The standards will help minimize the eight key environmental and social impacts associated with abalone production.
Also at the meeting, participants will identify people to serve on the steering committee that will manage the Dialogue process. World Wildlife Fund (WWF) coordinates the Dialogue but has an equal voice in the roundtable discussions.
"I look forward to a time when abalone farms throughout the world subscribe to a single set of international standards"
Professor Peter Cook of the University of Western Australia
"Your voice will be heard if you come to the meeting," said WWF Aquaculture Program Officer Colin Brannen. "The steering committee will use input from participants to build consensus on a set of standards that will encourage innovation and increased sustainability in the abalone industry."
This will be the second meeting of the abalone Dialogue. At the inaugural meeting, held in Australia in April, producers, conservationists, academics and other abalone industry stakeholders identified the key impacts associated with abalone farming and agreed on overarching goals (a.k.a., principles) to address those impacts. The impacts discussed relate to biosecurity, genetics and the ecosystem effects of abalone aquaculture.
Dialogue participants also made significant progress in categorizing criteria, which are specific areas to focus on in order to reduce the impacts of abalone farming. For example, participants identified disease, broodstock/seed procurement, and the translocation of exotics as key criteria in addressing biosecurity issues.
At the February meeting, stakeholders will refine the criteria, then begin to develop indicators (what to measure to determine the extent of each impact). The full suite of principles, criteria and indicators will provide the framework for the final standards, which will be measurable, performance-based and grounded in sound science.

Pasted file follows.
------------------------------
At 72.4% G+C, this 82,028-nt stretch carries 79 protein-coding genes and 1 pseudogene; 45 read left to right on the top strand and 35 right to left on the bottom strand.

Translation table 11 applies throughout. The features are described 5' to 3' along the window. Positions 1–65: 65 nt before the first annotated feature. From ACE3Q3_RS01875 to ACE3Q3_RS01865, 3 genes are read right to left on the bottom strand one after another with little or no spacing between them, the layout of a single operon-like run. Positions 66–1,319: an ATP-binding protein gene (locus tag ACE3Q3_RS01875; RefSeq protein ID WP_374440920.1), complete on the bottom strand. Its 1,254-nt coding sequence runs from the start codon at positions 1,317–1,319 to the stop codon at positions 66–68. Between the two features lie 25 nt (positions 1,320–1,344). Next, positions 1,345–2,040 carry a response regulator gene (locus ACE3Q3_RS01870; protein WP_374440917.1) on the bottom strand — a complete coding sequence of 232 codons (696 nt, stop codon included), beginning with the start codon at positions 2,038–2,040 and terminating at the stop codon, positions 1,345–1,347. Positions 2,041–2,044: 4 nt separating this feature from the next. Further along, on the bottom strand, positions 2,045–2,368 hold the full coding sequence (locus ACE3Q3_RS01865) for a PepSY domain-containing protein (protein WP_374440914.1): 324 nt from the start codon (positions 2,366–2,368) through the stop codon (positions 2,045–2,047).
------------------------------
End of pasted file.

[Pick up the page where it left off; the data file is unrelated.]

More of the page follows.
"Although the abalone Dialogue is fairly new, it is pleasing to see an emerging acceptance that international standards will, in the long run, be to the benefit of all, including producers," said Professor Peter Cook of the University of Western Australia, who has participated in several WWF Dialogues. "I applaud WWF for initiating the Dialogue process and I look forward to a time when abalone farms throughout the world subscribe to a single set of international standards."
This is one of eight Dialogues coordinated by WWF to develop standards for certifying aquaculture products. Other Dialogues underway are for salmon, shrimp, freshwater trout, tilapia, bi-valve shellfish, Seriola/cobia and pangasius
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